Contacts

(elaborated from Contacts at d20srd.org)

Contacts are supporting characters, whom the player characters develop relationships with over time. These NPCs are stable, ongoing friendships or business relationships who offer some utility to the adventurers.

A designated contact is story-stable, and will not be killed or taken out of the game unless the player character deliberately pushes them away. Existing minor NPCs may be selected as contacts, but major supporting characters are not appropriate as contacts.

The more important the contact (either in terms of social standing or story impact), the less available they are. It is generally more useful to choose clerks and valets instead of prominent officials and nobles.

Different character classes accrue contact points at different rates. The player may designate one contact for each full contact point accrued. There are three types of contact: Information, Influence, and Skill. Players must choose the contact type right away, but can leave the identity of that contact for a later time. At any point in the story, the player can declare the identity of a contact (with GM approval).

Example:
Everline is a bard, so she gains half a contact point every level. Upon reaching level 2, the player assigns her first contact as an Information contact. Later in the story, the player sees a need for someone with the earl’s ear, and suggests that Everline has become drinking buddies with the earl’s barber, who becomes her information contact. The barber may not have any influence with the earl, but the earl is a chatty patron, giving the barber interesting gossip about local affairs.

Once assigned, the contact remains on friendly (or at least favorable) terms with the character, and may be called upon repeatedly as needed. If extenuating story circumstances result in the contact’s demise or incapacity, the GM will generally refund the contact slot. If the contact meets a bad end due to the player character’s actions, the point may not be refunded – it is wise not to burn bridges.

Contact types

Information: people who hear things – could be general town gossip, or focused information about current events (troop movements, weather, court intrigue)

An information contact is generally a commoner or an expert with one-third the class levels of his PC friend. It’s okay to give such a character a few levels in another class such as wizard, rogue, or fighter if it’s reasonable for someone in the contact’s position to have this experience. Most information contacts spend their skill points on interaction skills such as Diplomacy, Gather Information, and Sense Motive.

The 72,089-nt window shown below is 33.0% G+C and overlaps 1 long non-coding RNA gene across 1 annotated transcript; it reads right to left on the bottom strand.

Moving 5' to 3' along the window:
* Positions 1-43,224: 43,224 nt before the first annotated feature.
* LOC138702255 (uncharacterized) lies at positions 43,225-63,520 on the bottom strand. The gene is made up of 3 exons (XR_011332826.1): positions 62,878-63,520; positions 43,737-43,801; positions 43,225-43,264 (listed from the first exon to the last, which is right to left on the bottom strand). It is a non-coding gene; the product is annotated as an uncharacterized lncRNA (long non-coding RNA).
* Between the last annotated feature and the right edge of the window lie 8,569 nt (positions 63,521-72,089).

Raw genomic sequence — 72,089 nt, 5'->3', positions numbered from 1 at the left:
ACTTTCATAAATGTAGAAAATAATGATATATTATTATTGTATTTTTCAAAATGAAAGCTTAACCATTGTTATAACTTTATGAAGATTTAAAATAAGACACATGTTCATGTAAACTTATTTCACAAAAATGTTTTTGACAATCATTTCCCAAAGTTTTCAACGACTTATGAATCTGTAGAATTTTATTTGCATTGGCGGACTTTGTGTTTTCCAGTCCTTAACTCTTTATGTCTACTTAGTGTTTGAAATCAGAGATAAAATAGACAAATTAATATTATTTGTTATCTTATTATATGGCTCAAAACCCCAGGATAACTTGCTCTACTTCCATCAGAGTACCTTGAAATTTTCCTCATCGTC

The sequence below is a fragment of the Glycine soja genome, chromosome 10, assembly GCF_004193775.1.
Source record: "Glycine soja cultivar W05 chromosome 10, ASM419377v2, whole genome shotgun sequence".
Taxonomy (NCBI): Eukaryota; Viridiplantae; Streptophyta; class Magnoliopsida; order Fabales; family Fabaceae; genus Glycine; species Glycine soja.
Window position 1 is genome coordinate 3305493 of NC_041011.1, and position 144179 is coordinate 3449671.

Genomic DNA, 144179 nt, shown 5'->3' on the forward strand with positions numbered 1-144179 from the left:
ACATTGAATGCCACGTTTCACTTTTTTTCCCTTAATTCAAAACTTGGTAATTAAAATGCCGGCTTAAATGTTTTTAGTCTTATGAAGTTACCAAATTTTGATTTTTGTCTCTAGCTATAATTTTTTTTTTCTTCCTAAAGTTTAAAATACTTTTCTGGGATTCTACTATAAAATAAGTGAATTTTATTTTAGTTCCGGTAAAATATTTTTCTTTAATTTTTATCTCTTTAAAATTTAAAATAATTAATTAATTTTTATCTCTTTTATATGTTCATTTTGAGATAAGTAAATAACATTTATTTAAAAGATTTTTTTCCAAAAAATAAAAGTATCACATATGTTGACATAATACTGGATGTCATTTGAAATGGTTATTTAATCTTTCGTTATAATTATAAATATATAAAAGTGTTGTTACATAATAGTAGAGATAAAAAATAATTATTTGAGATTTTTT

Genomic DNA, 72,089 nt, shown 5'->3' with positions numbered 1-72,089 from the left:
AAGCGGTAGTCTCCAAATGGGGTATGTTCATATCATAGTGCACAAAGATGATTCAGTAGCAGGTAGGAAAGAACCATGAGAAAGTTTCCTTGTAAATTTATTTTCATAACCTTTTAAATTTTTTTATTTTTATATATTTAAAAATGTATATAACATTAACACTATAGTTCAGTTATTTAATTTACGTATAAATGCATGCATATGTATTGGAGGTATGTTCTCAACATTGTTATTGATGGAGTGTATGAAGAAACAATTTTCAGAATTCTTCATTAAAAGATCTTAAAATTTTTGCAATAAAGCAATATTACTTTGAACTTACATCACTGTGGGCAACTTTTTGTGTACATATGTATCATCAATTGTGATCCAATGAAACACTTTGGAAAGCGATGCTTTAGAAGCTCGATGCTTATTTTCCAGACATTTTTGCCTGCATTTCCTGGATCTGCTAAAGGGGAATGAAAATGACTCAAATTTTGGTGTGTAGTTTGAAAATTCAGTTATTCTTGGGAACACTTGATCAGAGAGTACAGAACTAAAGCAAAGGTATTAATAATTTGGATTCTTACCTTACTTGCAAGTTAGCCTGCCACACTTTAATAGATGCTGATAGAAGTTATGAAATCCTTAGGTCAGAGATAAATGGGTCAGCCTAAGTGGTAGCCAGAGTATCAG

Influence: people who know people, and can put in a good word/ set up a meeting – or interfere on the character’s behalf

An influence contact has one-quarter the class levels of his PC friend, almost always in an NPC class (adept, aristocrat, commoner, expert, or warrior) unless the character is in an environment such as a wizard’s academy where almost everyone has specific class levels.

Skill: people who know things, particularly Profession, Craft, and Knowledge skills that are uncommon among adventurers

A skill contact is generally an expert with half as many levels as his PC friend. He has maximum ranks in the skill he is best at, and his highest ability score is in the key ability for the skill in question. A skill contact always has the Skill Focus feat related to his field of specialty.

Gaining contact points

The more sociable classes gain contact points faster. Consult the GM if your character’s classes do not appear in the list below.

Group A (bards) = .5
Group B (clerics, paladins, rogues) = .34
Group C (fighters, sorcerers, warlocks) = .25
Group D (barbarians, druids, monks, rangers, wizards) = .2

Every time the player’s character accrues a full contact point, the player chooses what the contact type. They may assign the actual identity of the contact at any point thereafter. Once assigned, the contact is set until further notice.

Contacts

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